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Pakistan’s Straight Baseline Claim by Nimra Asad

On 29 August 1996, the Government of Pakistan published notification in theGazette of Pakistanwhich included a listing of geographic coordinates defining the straight baselines for Pakistan. From these straight baselines Pakistan will measure the breadth of its territorial sea, contiguous zone, exclusive economic zone, and continental shelf. These baselines are claimed by authorization given in the 1976 Pakistan law on Territorial Waters and Maritime Zones Act.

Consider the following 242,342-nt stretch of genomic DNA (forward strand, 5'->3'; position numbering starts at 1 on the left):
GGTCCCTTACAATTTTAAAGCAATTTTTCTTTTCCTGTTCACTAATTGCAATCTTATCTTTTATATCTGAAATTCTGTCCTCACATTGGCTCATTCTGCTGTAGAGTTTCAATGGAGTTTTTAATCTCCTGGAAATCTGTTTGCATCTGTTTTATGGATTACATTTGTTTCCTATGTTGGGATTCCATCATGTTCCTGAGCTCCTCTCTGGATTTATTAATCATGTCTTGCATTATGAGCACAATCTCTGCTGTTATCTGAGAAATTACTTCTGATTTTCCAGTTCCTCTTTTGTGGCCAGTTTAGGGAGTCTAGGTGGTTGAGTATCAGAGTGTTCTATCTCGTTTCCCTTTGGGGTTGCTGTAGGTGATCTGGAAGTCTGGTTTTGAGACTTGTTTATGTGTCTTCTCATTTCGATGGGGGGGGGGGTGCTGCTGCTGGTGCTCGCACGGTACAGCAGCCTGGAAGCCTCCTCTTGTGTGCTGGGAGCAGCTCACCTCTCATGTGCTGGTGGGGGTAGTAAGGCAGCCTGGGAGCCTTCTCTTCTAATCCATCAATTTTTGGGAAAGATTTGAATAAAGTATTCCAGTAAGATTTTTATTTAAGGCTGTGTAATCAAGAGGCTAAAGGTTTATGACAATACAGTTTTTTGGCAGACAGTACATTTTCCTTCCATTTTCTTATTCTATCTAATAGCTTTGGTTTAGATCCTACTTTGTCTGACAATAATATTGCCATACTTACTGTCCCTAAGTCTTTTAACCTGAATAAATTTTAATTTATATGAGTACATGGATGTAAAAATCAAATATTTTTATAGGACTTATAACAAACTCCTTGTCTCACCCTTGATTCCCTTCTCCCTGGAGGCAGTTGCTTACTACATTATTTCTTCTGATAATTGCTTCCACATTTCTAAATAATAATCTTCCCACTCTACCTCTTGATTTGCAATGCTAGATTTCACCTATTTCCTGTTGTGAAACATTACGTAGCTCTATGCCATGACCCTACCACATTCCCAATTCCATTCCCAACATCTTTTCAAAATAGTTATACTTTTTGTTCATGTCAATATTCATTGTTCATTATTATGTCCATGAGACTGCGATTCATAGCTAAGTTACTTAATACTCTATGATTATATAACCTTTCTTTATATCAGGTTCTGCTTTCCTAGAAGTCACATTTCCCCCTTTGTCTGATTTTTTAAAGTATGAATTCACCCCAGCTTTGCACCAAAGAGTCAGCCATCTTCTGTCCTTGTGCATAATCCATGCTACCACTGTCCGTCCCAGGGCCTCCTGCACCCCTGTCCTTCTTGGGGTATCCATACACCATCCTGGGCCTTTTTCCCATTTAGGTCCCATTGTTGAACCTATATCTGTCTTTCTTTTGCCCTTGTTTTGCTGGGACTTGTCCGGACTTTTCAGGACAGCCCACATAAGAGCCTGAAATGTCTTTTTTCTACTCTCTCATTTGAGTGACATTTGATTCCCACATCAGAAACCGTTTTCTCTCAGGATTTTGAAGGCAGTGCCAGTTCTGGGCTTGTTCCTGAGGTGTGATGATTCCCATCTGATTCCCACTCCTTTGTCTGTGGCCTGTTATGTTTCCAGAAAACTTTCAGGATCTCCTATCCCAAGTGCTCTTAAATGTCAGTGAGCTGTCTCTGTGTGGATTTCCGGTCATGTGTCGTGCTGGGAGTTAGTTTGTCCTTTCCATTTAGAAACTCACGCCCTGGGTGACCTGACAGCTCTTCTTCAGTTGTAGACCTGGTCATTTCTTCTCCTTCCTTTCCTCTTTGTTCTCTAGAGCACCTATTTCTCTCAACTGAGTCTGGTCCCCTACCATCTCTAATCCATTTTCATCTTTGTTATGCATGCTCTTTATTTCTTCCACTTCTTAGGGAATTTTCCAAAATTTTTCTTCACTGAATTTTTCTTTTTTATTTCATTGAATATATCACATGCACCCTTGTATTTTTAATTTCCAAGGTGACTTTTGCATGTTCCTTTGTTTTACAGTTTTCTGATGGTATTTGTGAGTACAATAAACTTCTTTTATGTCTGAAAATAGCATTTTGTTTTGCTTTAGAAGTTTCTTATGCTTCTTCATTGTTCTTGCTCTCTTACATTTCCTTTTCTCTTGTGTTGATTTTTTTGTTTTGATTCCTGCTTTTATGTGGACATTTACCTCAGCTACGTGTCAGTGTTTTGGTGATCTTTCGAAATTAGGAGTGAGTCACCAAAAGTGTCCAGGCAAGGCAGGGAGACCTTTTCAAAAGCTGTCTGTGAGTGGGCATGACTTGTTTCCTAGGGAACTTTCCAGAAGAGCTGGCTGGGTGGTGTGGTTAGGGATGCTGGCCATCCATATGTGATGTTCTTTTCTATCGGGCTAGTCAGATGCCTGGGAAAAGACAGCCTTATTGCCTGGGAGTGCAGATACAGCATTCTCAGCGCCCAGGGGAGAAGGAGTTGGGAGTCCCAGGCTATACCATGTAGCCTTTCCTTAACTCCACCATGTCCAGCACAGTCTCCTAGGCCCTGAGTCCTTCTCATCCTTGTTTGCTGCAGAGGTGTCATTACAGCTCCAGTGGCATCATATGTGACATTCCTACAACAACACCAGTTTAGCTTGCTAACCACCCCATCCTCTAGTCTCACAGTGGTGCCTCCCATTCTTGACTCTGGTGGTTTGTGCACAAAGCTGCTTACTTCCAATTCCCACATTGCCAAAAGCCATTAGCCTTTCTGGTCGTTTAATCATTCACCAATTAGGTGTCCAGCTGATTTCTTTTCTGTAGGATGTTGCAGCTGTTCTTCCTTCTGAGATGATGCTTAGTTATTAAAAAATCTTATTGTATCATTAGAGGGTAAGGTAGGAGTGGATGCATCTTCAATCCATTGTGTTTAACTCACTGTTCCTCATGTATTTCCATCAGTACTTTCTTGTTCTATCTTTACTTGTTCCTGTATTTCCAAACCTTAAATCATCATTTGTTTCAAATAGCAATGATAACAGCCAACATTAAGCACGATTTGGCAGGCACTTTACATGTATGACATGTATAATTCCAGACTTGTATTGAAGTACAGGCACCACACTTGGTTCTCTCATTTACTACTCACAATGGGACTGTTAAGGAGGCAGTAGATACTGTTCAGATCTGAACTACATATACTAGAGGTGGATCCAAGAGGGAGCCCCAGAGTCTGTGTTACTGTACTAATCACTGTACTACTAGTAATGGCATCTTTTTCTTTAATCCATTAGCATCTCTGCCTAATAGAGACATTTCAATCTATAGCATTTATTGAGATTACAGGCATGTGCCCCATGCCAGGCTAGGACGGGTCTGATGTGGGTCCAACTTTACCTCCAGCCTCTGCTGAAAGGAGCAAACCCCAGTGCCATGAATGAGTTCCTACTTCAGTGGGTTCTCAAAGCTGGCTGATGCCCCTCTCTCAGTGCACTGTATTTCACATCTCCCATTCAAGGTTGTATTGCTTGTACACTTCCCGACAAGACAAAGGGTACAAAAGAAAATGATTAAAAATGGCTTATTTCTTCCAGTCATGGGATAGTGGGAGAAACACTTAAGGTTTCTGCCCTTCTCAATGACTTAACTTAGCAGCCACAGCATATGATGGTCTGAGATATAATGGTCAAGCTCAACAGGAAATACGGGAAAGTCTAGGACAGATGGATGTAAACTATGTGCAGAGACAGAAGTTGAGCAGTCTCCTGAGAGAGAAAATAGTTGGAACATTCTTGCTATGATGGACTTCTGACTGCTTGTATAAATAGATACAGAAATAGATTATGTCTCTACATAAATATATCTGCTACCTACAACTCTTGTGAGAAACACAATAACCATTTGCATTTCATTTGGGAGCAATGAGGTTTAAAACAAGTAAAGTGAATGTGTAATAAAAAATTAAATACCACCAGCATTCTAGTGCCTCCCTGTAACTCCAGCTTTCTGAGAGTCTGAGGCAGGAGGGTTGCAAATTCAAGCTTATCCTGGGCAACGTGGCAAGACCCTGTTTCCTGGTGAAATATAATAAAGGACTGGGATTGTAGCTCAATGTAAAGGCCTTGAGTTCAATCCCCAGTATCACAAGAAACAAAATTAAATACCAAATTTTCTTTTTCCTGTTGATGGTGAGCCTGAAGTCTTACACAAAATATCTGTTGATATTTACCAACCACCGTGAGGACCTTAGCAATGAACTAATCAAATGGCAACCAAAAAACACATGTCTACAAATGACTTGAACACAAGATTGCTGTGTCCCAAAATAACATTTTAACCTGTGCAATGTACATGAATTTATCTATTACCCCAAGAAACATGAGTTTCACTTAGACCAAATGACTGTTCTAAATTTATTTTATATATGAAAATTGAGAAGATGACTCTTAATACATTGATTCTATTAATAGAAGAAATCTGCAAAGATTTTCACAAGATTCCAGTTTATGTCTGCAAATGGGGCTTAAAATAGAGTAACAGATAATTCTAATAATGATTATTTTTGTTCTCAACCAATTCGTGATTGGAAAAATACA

Pakistan claim is based on the United Nations Convention on the Law of the Sea (LOS Convention)whichreflects customary international law for the principles that underlie the proper and legal establishment of baselines. The purpose of authorizing the use of straight baselines is to allow the coastal State, at its discretion, to enclose those waters which have, as a result of their close interrelationship with the land, the character of internal waters. According to the LOS Convention, "the sea areas lying within the lines must be sufficiently closely linked to the land domain to be subject to the regime of internal waters".